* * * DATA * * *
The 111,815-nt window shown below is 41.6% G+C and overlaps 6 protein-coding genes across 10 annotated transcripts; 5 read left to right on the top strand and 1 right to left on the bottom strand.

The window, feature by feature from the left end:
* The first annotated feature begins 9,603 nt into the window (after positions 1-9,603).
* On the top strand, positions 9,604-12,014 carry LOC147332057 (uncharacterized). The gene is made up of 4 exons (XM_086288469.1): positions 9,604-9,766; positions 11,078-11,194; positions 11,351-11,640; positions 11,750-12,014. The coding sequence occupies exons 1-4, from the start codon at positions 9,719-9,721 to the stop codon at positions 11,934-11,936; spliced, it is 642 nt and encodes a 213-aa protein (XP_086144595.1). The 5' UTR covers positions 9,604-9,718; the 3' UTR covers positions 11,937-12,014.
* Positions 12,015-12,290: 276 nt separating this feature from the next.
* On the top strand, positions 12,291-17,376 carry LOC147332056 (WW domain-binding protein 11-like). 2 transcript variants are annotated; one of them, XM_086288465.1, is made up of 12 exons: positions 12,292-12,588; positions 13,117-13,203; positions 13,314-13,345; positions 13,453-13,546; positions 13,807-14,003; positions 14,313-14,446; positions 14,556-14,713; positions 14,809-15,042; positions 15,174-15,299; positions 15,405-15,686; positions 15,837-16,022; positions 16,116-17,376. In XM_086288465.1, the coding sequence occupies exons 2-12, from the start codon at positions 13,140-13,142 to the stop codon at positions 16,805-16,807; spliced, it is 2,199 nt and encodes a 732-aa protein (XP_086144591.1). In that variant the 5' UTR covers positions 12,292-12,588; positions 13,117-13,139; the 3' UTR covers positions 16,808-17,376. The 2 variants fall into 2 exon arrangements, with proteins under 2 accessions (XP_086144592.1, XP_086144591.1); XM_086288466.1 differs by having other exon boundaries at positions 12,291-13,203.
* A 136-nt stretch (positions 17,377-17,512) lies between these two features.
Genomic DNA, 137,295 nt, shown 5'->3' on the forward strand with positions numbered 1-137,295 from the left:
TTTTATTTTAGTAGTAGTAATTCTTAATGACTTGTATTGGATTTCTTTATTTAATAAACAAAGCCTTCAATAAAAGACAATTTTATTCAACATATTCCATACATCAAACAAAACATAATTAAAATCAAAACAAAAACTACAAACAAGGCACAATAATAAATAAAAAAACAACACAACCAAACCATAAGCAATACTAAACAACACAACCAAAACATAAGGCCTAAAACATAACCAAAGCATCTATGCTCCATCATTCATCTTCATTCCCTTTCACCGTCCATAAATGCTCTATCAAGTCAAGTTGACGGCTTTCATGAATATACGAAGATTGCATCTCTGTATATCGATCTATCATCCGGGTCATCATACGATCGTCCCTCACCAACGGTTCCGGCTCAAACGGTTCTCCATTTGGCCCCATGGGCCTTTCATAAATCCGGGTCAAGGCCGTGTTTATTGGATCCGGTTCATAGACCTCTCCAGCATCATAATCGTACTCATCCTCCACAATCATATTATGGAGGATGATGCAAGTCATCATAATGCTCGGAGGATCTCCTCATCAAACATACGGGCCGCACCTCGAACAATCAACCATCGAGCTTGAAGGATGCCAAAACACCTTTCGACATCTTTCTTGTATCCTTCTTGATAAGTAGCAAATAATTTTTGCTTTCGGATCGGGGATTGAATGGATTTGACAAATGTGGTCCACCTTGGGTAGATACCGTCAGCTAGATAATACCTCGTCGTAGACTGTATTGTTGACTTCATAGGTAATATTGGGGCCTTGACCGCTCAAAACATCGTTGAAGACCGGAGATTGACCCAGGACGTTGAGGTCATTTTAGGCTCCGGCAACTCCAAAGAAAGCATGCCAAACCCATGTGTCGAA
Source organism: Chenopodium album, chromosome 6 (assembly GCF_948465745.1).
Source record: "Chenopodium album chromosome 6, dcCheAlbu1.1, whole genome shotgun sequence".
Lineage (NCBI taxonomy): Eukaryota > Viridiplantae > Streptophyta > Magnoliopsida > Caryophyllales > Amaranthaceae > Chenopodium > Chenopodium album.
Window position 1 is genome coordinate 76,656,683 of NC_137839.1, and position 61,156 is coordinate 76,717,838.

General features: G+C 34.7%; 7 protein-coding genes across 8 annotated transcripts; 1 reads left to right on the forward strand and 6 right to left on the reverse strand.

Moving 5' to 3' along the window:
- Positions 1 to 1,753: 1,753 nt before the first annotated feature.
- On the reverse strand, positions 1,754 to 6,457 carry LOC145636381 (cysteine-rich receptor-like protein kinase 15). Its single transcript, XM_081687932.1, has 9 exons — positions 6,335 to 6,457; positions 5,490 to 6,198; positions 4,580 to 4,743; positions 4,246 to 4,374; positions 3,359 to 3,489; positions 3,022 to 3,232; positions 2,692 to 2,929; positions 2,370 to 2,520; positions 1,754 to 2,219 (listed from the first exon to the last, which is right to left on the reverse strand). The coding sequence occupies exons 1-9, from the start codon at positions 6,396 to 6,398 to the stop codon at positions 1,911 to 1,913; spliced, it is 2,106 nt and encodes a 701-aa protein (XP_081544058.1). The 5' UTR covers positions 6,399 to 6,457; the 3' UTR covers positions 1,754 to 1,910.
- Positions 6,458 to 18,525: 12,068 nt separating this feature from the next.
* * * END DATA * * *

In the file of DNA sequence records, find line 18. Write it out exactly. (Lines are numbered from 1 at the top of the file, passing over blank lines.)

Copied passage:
- Positions 6,458 to 18,525: 12,068 nt separating this feature from the next.